UFC on FX 3: 'Perfectionist' Ian McCall going 'insane' knowing he left things unfinished with Demetrious Johnson

SYDNEY, AUSTRALIA - MARCH 03: Ian McCall of the USA looks on during the UFC On FX flyweight bout between Demetrious Johnson and Ian McCall at Allphones Arena on March 3, 2012 in Sydney, Australia. (Photo by Mark Kolbe/Getty Images)

Tomorrow night (June 8, 2012) Ian McCall and Demetrious Johnson will finally settle the score and prove to the mixed martial arts (MMA) world which of the two scrappy 125-pound fighters truly deserves to advance to the finals and meet Joseph Benavidez in the first-ever Featherweight title fight in Ultimate Fighting Championship (UFC) history.

After a scoring error in their first encounter at UFC on FX: "Alves vs. Kampmann" on March 3, 2012, revealed that the fight was actually a draw and not a Johnson victory as originally announced, "Uncle Creepy" and "Mighty Mouse" can finally put to rest the drama that went down in Australia as they headline UFC on FX 3: "Johnson vs. McCall" from Sunrise, Florida.

If waiting for a chance at redemption wasn't enough to keep him on the edge of his seat, eager to step back into the Octagon, having to think about a fight that was scored a draw that he feels he clearly won on a daily basis, just might drive him more and more "insane."

Speaking to UFC.com, McCall says the perfectionist in him is driving him "nut's," thinking about the fact that he has unfinished business to handle and if he and Johnson were given the chance to compete in the sudden death round, he would have finished "Mighty Mouse" and earned his rightful place in the finals.

Check it out:

"I have been busting my ass and it's driving me [expletive] crazy. I'm going insane. I have had to move out of my house. My wife said, 'OK, you're out. Go move in with your strength and conditioning coach. Just get this done.' She's all for it and she's very supportive. She knows I need to just clear my head, stay away, be alone, and just get this done. Once the day comes, my job will be done. I know that I would've finished the fight in that fourth round. I think everyone knows that. The momentum swing was very much in my favor. It was all downhill for him. I felt him wilt underneath those shots I was putting on him on the ground. It still bothers me. It has been bothering me ever since. I have had this nagging thing in the back of my head that has been eating away at me that's been driving me [expletive] crazy. It's unfinished business. I don't like to leave things unfinished. I'm a perfectionist and it's driving me nuts. I just want to get this over with."

McCall says he doesn't bother watching the first fight because it will only "piss" him off further because he knows he was the rightful winner, even though he didn't put on his best performance and also says that winning the title is not enough, he wants to be feared:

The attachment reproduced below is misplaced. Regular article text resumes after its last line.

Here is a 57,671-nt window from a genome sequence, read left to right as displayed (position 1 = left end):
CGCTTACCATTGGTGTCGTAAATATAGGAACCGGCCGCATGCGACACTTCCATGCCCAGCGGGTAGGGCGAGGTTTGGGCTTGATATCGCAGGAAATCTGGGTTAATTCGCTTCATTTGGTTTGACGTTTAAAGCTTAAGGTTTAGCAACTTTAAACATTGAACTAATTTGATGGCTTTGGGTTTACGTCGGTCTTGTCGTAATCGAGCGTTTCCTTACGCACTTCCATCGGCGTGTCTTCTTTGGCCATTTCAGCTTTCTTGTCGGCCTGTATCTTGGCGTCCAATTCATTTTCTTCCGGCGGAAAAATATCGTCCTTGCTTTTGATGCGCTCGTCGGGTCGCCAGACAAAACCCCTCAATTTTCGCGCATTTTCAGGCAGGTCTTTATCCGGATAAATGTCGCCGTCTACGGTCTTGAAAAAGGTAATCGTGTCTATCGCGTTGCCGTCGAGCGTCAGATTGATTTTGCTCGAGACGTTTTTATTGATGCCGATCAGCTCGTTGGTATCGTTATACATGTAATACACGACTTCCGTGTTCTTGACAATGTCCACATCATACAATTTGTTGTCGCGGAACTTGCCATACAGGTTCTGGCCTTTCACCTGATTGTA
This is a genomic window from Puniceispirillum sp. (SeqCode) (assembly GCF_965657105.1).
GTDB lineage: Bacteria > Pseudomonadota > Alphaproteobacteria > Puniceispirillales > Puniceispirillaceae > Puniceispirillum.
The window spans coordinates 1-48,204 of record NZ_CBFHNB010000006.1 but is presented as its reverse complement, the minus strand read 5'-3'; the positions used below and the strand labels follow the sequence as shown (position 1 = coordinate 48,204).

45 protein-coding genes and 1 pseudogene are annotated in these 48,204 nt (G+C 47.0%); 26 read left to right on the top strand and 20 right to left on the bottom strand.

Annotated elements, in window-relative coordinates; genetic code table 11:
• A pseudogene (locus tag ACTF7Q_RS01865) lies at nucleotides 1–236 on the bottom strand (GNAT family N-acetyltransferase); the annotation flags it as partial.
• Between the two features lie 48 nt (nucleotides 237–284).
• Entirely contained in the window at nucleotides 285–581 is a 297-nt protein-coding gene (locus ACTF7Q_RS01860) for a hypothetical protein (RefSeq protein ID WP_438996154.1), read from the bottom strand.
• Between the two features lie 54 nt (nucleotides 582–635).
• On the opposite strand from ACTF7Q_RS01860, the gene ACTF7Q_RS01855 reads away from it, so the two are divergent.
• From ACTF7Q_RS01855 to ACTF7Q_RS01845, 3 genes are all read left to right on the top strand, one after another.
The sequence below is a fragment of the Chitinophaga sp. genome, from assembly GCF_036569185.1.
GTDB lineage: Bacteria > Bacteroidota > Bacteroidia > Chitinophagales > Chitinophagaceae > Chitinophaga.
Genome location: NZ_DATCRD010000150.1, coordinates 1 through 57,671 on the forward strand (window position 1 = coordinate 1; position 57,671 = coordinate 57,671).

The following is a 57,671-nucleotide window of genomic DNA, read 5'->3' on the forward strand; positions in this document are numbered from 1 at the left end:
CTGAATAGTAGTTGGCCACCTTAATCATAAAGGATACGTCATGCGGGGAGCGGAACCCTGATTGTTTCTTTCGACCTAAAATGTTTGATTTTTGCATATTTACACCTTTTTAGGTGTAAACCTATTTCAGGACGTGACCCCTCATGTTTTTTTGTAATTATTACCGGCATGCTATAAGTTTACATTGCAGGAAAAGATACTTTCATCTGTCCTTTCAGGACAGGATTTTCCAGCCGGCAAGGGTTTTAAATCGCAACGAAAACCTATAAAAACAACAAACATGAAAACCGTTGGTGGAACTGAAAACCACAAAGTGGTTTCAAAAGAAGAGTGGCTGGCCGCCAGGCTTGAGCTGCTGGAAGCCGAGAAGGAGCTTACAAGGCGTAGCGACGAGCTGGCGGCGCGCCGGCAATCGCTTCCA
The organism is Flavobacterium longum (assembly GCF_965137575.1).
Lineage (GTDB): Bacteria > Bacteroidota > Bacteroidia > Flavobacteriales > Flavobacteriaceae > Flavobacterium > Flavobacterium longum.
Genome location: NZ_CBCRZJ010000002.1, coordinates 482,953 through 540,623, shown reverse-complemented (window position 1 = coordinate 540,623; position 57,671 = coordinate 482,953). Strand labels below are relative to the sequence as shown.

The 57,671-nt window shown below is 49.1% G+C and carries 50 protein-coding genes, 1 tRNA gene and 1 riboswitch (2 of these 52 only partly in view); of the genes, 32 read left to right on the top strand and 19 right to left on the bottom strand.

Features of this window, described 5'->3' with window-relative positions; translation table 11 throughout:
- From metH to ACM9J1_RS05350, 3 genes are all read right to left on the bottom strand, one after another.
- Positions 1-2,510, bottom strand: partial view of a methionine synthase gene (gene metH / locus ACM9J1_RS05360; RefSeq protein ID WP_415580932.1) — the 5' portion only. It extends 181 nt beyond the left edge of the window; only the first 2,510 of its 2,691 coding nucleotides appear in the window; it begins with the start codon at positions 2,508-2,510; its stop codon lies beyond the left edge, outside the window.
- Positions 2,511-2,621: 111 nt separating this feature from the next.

"I don't bother watching it (first fight) much because the more I watch it the more it pisses me off and the more I realize I won. I leave it to my coaches to watch. They are my coaches for a reason and I have faith in them. They put together the gameplan to make sure I can finish the fight and put my stamp on it more or less. It being physically possible, it is hard to prepare any harder than I did for the last one, so it comes down to gameplan. The gameplan has changed, not by much, but now I know exactly what to do. I need to beat him up. I can't get into this long distance, jogging match with him. I have to get into his face and take him into uncomfortable positions like I did in the third round. Now, I completely proved to myself what I thought all along, which is that I could beat him. I think he's shown me everything he has to offer. I think he put on the best performance he could against me and I know I didn't. I know I didn't fire off my hands and my kicks the way I should have. Coming into this one, I think I'm going to outperform myself from the last time and show the world that I'm here to do something great. I don't just want to be champion. I want to be a feared person in this sport. I want people to really respect me."

For his part, Johnson feels that he has worked on what he considers to be his biggest weakness, his mind.

Now that the wait is over, the two former World Extreme Cagefighting (WEC) veterans want to make a statement and leave no doubt as to who is the rightful one to fight for the title.

Who will it be?

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